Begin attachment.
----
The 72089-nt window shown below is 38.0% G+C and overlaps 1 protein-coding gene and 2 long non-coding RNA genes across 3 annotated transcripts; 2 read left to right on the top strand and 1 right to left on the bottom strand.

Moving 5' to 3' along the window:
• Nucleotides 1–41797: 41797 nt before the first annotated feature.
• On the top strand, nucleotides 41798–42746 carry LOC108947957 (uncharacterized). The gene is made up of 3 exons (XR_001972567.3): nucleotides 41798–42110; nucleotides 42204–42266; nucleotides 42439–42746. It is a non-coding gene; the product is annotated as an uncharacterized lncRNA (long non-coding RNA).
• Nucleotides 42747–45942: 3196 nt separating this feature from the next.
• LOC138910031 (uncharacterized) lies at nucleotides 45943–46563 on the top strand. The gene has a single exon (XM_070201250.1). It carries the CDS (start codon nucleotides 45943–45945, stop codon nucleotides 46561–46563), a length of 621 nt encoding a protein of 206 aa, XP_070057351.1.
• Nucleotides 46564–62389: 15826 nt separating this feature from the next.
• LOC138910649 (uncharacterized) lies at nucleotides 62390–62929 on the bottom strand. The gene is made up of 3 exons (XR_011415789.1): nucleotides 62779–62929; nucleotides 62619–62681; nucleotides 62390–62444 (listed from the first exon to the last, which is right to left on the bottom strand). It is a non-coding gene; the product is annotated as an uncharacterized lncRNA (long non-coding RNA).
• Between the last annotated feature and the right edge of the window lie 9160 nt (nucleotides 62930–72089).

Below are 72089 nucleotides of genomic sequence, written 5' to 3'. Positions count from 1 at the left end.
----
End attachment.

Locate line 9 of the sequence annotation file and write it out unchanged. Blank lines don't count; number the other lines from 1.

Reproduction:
• Between the last annotated feature and the right edge of the window lie 9160 nt (nucleotides 62930–72089).